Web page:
Summary Report for:
51-9195.07 - Molding and Casting Workers
Perform a variety of duties such as mixing materials, assembling mold parts, filling molds, and stacking molds to mold and cast a wide range of products.
Sample of reported job titles: Bed Laborer, Caster, Fabricator, Injection Molding Machine Operator, Mold Mechanic, Molder, Molding Line Assistant, Molding Line Operator, Press Operator, Production Worker
Tasks | Tools & Technology | Knowledge | Skills | Abilities | Work Activities | Detailed Work Activities | Work Context | Job Zone | Education | Credentials | Interests | Work Styles | Work Values | Related Occupations | Wages & Employment | Job Openings
- Brush or spray mold surfaces with parting agents or insert paper into molds to ensure smoothness and prevent sticking or seepage.
- Clean, finish, and lubricate molds and mold parts.
- Separate models or patterns from molds and examine products for accuracy.
- Pour, pack, spread, or press plaster, concrete, liquid plastic, or other materials into or around models or molds.
- Operate and adjust controls of heating equipment to melt material or to cure, dry, or bake filled molds.
- Read work orders or examine parts to determine parts or sections of products to be produced.
- Load or stack filled molds in ovens, dryers, or curing boxes, or on storage racks or carts.
- Set the proper operating temperature for each casting.
- Measure and cut products to specified dimensions, using measuring and cutting instruments.
- Remove excess materials and level and smooth wet mold mixtures.
- Melt metal pieces, using torches, and cast products, such as inlays and crowns, using centrifugal casting machines.
- Select sizes and types of molds according to instructions.
- Trim or remove excess material, using scrapers, knives, or band saws.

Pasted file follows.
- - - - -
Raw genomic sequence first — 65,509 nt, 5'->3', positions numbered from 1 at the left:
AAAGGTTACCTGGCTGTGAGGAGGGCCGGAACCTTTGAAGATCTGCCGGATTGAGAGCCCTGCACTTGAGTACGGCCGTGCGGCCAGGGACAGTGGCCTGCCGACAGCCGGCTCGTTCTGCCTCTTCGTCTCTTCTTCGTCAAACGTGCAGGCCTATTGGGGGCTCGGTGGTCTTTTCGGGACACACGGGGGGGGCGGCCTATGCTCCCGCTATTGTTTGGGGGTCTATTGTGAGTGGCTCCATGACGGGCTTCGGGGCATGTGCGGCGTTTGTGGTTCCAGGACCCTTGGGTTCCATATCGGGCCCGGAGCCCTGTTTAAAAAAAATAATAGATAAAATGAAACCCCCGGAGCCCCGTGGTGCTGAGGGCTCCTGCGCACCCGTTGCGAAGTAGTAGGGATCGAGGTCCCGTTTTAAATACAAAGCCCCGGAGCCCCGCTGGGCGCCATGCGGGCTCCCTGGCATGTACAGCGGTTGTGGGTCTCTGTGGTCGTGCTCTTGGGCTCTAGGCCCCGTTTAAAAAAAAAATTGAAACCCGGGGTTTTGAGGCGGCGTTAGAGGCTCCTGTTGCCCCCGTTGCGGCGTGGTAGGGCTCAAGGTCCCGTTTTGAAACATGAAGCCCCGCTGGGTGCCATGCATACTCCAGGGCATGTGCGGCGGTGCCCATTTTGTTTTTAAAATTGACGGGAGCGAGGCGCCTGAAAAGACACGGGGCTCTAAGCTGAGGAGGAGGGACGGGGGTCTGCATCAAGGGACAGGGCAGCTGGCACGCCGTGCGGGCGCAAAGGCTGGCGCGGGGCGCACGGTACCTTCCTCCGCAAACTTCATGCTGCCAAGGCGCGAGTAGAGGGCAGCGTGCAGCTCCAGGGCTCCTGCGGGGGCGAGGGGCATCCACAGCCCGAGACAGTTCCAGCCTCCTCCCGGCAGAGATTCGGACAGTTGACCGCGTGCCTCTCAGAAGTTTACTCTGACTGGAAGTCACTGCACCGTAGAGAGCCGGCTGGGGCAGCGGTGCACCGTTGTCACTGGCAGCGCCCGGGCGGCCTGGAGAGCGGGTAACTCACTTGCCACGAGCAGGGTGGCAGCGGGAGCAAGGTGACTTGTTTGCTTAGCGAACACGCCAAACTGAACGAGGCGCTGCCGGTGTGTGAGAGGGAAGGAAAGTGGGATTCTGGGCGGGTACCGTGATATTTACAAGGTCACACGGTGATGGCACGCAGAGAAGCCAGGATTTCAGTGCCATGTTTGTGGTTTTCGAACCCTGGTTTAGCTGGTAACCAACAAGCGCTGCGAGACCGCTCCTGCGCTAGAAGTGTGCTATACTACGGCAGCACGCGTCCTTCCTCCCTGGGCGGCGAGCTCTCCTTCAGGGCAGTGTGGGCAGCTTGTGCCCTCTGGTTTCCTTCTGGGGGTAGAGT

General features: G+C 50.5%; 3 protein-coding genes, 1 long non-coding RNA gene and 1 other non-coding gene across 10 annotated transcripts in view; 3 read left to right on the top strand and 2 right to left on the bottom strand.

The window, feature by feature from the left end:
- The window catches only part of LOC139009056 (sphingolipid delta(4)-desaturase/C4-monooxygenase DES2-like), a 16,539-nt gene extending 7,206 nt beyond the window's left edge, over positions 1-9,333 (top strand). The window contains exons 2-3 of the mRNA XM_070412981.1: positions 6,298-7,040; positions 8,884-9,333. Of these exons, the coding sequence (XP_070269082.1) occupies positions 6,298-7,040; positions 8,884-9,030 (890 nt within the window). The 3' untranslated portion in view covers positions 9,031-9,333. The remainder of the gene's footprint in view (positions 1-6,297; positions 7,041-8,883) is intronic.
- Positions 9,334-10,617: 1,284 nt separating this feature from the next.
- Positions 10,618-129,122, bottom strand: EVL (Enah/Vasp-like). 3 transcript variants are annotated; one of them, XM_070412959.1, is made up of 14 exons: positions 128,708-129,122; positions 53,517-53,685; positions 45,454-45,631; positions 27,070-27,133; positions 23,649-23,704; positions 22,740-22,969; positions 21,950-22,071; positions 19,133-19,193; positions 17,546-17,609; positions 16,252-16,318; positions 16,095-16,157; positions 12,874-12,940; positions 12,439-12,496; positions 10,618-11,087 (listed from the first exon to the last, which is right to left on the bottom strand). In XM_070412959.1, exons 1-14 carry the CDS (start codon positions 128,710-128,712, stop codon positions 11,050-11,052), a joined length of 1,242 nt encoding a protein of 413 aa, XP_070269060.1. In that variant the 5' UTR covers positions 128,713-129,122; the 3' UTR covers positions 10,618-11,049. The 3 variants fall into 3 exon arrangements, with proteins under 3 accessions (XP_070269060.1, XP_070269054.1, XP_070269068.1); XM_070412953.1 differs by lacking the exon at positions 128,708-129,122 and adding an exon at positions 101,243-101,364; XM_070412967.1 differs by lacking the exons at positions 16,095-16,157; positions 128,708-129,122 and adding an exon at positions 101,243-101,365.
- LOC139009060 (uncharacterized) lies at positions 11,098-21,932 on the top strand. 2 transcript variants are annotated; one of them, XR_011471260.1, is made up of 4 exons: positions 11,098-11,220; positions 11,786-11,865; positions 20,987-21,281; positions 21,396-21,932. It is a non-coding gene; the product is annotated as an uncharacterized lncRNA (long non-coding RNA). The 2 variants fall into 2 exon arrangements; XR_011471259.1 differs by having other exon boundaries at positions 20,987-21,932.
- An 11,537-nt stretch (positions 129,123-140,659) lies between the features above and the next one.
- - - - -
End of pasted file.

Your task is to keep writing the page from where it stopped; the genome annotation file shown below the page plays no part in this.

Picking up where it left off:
- Align and assemble parts to produce completed products, using gauges and hand tools.
- Withdraw cores or other loose mold members after castings solidify.
- Bore holes or cut grates, risers, or pouring spouts in molds, using power tools.
- Construct or form molds for use in casting metal, clay, or plaster objects, using plaster, fiberglass, rubber, casting machines, patterns, or flasks.
- Verify dimensions of products, using measuring instruments, such as calipers, vernier gauges, or protractors.
- Tap or tilt molds to ensure uniform distribution of materials.
- Patch broken edges or fractures, using clay or plaster.
- Locate and scribe parting lines on patterns, using measuring instruments, such as calipers, squares, or depth gauges.
- Smooth surfaces of molds, using scraping tools or sandpaper.
- Measure ingredients and mix molding, casting material, or sealing compounds to prescribed consistencies, according to formulas.
- Assemble, insert, and adjust wires, tubes, cores, fittings, rods, or patterns into molds, using hand tools and depth gauges.
- Repair mold defects, such as cracks or broken edges, using patterns, mold boxes, or hand tools.
- Engrave or stamp identifying symbols, letters, or numbers on products.
- Place forms around models and separately immerse each half portion of a model in plaster, wax, or other mold-making materials.
- Operate molding machines that compact sand in flasks to form molds.
Tools & Technology
Tools used in this occupation:
- Adjustable wrenches — Adjustable hand wrenches
- Belt conveyors
- Blow molding machines — Extrusion blow molding machines; Squeeze molding machines; Stretch blow molding machines
- Blow torch — Propane torches
- C clamps
- Calipers — Dial calipers; Vernier calipers
- Casting machines — Centrifugal casting machines; Continuous casting machines; Die casting machines
- Cleaning scrapers
- Core drying ovens — Drying oven units
- Dehydrating machinery — Rotary dryers
- Desktop computers
- Die casting machine — Compressing machines
- Floor or platform scales — Industrial platform scales
- Foundry crucibles — Melting kettles
- Foundry flasks — Foundry molding flasks
- Foundry ladles — Hand ladles